Some of these were answers to questions that I hadn’t considered before, or at least not well enough to put into words, so it was a fun exercise. Actually, it felt a bit like doing one of those throwback “20 questions” lists from grade/high school that probably contained enough information to hack my bank account, and while you won’t get the name of my first pet or the city my father was born in out of me, I could probably be persuaded to do another tag in future.

If you have any suggestions on a fun writing/reading tags, let me know in the comments, and happy writing.

 

 

My Favourite Reads of 2016

2016 was a pretty good year for me, both with reading and general living, and while I didn’t finish as many books as I’d hoped, I did read some really good ones.

Here are 5 of my favourites, with links to their pages on Goodreads in case you want to look into them further:

Binti, by Nnedi Okorafor

Short, original, and beautiful, Binti was a great read. Okorafor works all kinds of unexpected magic with the science fiction and fantasy genres, and I’ve yet to be disappointed with one of her stories. She builds worlds that are both believable and unreal, and writes characters that are likeable despite (and often because of) their flaws. Although Binti reads well as a solo book, I’m pumped to read Home (Binti #2) when it comes out later this month.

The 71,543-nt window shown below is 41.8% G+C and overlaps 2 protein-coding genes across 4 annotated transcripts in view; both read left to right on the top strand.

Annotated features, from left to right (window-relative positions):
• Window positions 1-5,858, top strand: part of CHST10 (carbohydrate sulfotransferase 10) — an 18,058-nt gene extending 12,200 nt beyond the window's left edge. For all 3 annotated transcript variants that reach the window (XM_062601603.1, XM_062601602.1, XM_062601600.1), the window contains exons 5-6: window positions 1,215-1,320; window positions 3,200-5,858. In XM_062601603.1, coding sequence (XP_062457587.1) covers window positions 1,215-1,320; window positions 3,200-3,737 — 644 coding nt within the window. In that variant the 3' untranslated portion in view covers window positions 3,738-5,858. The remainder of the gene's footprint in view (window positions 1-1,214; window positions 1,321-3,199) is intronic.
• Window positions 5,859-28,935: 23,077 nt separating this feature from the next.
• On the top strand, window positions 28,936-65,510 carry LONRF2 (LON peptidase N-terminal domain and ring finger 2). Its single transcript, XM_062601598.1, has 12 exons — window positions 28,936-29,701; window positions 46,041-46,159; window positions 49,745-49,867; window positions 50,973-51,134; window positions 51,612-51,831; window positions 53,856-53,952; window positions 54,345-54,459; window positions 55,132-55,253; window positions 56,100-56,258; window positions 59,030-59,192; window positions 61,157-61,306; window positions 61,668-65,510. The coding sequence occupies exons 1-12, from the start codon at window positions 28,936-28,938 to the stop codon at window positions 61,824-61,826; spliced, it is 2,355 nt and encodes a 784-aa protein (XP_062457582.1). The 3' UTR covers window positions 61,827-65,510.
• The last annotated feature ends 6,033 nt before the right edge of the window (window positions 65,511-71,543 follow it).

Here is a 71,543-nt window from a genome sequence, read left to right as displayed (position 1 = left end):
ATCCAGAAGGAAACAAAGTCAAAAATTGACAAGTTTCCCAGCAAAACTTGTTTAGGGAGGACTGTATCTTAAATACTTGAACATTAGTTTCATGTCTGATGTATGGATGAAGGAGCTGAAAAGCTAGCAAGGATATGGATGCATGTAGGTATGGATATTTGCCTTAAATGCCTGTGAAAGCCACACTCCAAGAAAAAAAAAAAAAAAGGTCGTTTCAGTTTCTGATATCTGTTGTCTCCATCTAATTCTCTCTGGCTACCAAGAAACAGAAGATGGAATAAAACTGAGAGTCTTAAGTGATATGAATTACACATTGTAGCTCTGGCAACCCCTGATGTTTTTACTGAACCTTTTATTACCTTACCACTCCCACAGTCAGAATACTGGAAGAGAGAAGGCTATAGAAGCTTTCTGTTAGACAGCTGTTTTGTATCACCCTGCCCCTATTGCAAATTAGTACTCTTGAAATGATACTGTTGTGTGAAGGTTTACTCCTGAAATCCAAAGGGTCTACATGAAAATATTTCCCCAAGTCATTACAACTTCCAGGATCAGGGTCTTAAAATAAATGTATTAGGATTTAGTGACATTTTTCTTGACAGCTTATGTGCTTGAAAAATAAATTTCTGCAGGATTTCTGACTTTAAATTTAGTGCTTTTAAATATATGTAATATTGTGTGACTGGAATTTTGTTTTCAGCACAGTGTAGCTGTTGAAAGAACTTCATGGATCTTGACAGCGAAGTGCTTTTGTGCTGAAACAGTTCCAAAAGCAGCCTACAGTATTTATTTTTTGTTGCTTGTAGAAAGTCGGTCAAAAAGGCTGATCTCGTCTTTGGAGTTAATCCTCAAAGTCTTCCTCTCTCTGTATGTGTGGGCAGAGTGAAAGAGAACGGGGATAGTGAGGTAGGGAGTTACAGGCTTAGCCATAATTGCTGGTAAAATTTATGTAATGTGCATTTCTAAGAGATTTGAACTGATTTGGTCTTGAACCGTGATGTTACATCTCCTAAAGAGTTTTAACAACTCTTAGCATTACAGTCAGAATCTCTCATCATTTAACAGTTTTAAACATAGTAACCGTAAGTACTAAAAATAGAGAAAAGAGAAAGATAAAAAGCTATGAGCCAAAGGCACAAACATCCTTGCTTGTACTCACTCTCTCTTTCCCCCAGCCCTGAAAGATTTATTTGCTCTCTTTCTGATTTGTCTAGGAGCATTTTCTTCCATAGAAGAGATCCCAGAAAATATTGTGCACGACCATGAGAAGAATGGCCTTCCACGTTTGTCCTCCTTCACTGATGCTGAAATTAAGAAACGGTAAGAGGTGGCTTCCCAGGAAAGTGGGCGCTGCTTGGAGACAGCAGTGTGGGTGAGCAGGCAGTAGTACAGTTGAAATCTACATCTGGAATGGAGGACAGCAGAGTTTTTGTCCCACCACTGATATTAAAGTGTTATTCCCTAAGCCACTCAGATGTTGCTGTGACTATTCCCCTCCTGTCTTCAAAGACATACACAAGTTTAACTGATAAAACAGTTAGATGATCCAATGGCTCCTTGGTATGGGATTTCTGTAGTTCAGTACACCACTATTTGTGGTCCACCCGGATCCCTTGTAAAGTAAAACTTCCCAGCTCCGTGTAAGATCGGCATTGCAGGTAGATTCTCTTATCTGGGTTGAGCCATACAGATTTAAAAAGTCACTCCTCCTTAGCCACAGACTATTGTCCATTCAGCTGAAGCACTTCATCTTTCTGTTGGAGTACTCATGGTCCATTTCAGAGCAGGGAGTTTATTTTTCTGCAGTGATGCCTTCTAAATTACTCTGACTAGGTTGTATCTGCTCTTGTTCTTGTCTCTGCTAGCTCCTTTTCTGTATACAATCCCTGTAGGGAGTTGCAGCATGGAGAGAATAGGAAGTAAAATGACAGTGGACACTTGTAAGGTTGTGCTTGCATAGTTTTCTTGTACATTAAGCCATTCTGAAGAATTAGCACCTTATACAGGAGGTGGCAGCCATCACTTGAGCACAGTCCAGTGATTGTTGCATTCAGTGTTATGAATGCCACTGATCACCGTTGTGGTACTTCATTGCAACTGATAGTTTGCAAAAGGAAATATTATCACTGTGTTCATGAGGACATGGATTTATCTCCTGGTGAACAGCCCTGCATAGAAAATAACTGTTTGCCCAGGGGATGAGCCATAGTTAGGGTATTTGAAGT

Kindred, by Octavia E. Butler

I haven’t shut up about this novel since I read it last February. It’s a brilliant work of speculative fiction that explores American slavery in the antebellum South through the eyes of a modern black woman inexplicably sent backwards in time. The writing is breathtaking and the events are heartbreaking. I’m inclined to suggest that this would make my list of Swiss-Army recommendations, and I think about Dana and her experiences regularly – sure signs of a great book.

We Have Always Lived in the Castle, by Shirley Jackson

Funny and bittersweet, this novella tells the story of two sisters with a sinister secret and an unconditional love for each other. I was surprised to find myself reading it for the first time this past year – and happy to experience it without having the plot spoiled for me. How I went two decades as a Jackson fan while skipping over this, I’ll never know.

The Metamorphosis, by Franz Kakfa

While the Metamorphosis is open to a myriad of interpretations, I quickly saw shared aspects of my own struggles with mental health and depression in Samsa’s condition. It’s a morbid and darkly funny look at how families deal (or don’t deal) with tragedy, and considered a classic for good reason.